SCRANTON, LACKAWANNA COUNTY (WBRE/WYOU) — The mother of a fallen Scranton police officer made it her mission to address the risks police officers face when chasing suspects on foot.
Tuesday, a bill designed to protect law enforcement during these dangerous encounters passed unanimously through the Pennsylvania senate judiciary committee.
It’s still too painful for Mary Wilding to appear on camera. The felony fleeing bill she helped create could help prevent other families from experiencing similar tragedies.
In 2015, Scranton patrolman John Wilding fell to his death while chasing three armed robbery suspects. The young officer’s death shed light on what Lackawanna County District Attorney Mark Powell called a “void in the law”.
“In a vehicle situation where we have an alluding a police officer statute, it would be when the lights are engaged, if you took off that would trigger it. Unfortunately, there’s just no such law when someone’s on foot,” Powell said.
A problem Wilding’s mother, Mary, was determined to fix.
“If something good is to come out of John’s death let it be to provide backup to his fellow officers this one last time,” Senator John Blake (D) 22nd District, said.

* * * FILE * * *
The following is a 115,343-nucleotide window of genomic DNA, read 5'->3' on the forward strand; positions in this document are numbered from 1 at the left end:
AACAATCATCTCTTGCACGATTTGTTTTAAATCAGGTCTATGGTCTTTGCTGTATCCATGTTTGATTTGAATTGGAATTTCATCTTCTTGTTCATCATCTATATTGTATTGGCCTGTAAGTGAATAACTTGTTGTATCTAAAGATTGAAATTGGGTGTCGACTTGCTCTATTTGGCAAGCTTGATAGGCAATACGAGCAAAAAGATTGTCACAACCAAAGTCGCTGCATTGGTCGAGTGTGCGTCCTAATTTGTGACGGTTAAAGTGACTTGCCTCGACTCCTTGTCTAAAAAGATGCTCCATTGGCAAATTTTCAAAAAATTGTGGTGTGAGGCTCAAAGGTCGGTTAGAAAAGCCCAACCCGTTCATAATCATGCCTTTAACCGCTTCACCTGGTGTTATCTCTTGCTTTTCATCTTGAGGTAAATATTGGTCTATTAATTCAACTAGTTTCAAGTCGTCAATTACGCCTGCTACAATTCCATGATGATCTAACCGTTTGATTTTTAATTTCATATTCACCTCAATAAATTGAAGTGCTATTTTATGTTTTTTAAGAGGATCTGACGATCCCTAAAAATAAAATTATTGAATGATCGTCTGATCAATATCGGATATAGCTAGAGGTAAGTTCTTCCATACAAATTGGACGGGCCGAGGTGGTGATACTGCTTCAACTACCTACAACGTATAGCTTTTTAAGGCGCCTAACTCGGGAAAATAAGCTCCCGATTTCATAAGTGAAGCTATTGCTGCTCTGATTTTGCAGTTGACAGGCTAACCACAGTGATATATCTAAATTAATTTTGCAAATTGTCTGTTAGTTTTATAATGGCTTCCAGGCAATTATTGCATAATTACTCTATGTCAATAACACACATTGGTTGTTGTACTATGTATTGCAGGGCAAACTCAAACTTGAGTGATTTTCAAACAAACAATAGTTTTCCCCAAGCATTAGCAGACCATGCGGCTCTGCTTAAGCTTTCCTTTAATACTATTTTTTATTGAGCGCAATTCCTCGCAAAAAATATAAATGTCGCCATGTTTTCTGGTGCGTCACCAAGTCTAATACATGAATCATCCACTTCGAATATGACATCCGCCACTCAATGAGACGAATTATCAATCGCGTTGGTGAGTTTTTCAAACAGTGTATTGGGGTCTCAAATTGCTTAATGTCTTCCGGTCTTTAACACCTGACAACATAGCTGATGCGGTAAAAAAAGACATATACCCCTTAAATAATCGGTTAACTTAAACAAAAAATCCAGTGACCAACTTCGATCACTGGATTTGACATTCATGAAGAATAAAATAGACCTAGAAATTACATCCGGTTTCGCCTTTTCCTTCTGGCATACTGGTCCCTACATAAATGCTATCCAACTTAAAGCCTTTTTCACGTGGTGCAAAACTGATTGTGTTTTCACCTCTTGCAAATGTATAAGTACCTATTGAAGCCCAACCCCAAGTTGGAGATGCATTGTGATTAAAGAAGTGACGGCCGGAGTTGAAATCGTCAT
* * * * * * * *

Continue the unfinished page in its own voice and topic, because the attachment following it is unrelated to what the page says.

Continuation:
She helped lawmakers develop Pennsylvania Senate bill 1085. Later backed by Powell and a number of law enforcement organizations, the felony fleeing bill creates a new offense of “evading arrest or detention by foot”.
“If an officer is injured, it’s a felony in the third degree. If the death is caused, it’s a felony in the first degree,” Powell said.
The bill is designed to be a deterrent and a penalty for people who put officers and the public at risk.
Former Scranton police chief Carl Graziano says running after a suspect can sometimes be even more dangerous for an officer than a vehicle pursuit.
“They’re focused on catching up with the suspect that they’re chasing and there are obstacles they can encounter that can be very dangerous and in John’s case we did see that,” Graziano said.
Wilding was Graziano’s first hire as chief.
“He cared. He was in the profession for the right reasons. He wasn’t here for a job, he was here to truly, truly help people,” Graziano said.
Graziano says through this bill, Wilding will continue to do just that. The bill will now head to the appropriations committee then back to the full senate for a vote.
Wilding’s sister, Patrice gave a statement to Eyewitness News, saying–“If this bill becomes law, my only hope is that it may deter crime in the future and save other families the deep pain and sadness mine has known.”